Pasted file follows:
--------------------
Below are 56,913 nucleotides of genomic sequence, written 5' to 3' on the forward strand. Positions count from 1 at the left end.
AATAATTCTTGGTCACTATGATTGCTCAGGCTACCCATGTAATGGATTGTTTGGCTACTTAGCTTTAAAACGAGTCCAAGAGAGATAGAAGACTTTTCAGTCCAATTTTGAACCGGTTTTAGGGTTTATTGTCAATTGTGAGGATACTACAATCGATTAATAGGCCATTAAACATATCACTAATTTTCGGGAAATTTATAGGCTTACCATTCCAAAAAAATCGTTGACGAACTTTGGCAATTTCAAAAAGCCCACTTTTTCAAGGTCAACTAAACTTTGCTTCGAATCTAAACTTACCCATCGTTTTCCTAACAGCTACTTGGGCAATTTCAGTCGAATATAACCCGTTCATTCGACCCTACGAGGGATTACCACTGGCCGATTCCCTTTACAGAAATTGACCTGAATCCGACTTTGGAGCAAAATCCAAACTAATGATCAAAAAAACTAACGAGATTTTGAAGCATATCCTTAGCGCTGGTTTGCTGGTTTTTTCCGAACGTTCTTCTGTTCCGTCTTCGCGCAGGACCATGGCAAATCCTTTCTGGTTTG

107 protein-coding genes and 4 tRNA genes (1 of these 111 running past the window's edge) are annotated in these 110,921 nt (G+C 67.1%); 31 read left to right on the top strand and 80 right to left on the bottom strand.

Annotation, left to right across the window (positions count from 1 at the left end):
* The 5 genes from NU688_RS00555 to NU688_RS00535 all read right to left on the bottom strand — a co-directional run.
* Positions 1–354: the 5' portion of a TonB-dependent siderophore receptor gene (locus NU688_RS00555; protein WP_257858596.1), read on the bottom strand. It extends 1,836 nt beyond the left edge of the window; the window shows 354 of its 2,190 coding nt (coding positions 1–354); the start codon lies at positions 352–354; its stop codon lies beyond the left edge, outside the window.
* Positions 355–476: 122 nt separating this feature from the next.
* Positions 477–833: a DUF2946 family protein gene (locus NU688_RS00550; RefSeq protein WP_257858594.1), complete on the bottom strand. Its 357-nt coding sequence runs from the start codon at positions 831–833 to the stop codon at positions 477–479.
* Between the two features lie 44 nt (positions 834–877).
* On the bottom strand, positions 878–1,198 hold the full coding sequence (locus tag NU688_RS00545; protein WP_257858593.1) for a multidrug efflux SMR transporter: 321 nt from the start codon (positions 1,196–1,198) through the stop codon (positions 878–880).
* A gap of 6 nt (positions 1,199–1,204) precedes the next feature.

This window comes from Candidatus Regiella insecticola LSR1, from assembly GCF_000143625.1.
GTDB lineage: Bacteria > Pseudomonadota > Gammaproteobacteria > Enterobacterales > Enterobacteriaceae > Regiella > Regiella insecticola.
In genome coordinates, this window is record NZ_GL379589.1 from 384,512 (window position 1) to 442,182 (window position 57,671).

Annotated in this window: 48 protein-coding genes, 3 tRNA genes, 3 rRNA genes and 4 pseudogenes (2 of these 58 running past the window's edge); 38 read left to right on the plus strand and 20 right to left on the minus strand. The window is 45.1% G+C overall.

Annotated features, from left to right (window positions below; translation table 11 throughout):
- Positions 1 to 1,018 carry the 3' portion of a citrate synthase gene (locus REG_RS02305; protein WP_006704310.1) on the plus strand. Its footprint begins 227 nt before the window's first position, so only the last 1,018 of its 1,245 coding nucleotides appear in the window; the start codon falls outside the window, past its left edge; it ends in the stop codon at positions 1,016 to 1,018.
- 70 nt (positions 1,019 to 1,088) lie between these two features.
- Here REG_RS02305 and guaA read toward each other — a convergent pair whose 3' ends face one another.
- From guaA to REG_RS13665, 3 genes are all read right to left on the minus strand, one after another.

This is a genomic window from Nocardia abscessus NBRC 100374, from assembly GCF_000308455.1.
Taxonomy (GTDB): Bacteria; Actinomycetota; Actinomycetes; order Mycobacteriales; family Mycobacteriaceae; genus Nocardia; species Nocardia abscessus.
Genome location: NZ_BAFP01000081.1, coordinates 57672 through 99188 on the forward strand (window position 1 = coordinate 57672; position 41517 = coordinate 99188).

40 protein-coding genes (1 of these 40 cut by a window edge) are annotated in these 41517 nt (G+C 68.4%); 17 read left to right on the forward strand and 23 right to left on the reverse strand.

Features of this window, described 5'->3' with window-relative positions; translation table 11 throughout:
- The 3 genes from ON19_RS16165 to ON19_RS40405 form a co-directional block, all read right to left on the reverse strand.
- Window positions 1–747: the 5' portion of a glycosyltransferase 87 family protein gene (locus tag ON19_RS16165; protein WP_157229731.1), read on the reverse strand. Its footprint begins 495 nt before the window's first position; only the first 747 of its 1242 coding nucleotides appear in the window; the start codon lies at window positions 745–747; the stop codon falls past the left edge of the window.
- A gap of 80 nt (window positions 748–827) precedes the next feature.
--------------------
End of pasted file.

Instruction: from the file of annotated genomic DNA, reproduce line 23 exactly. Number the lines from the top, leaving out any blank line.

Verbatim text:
Genome location: NZ_BAFP01000081.1, coordinates 57672 through 99188 on the forward strand (window position 1 = coordinate 57672; position 41517 = coordinate 99188).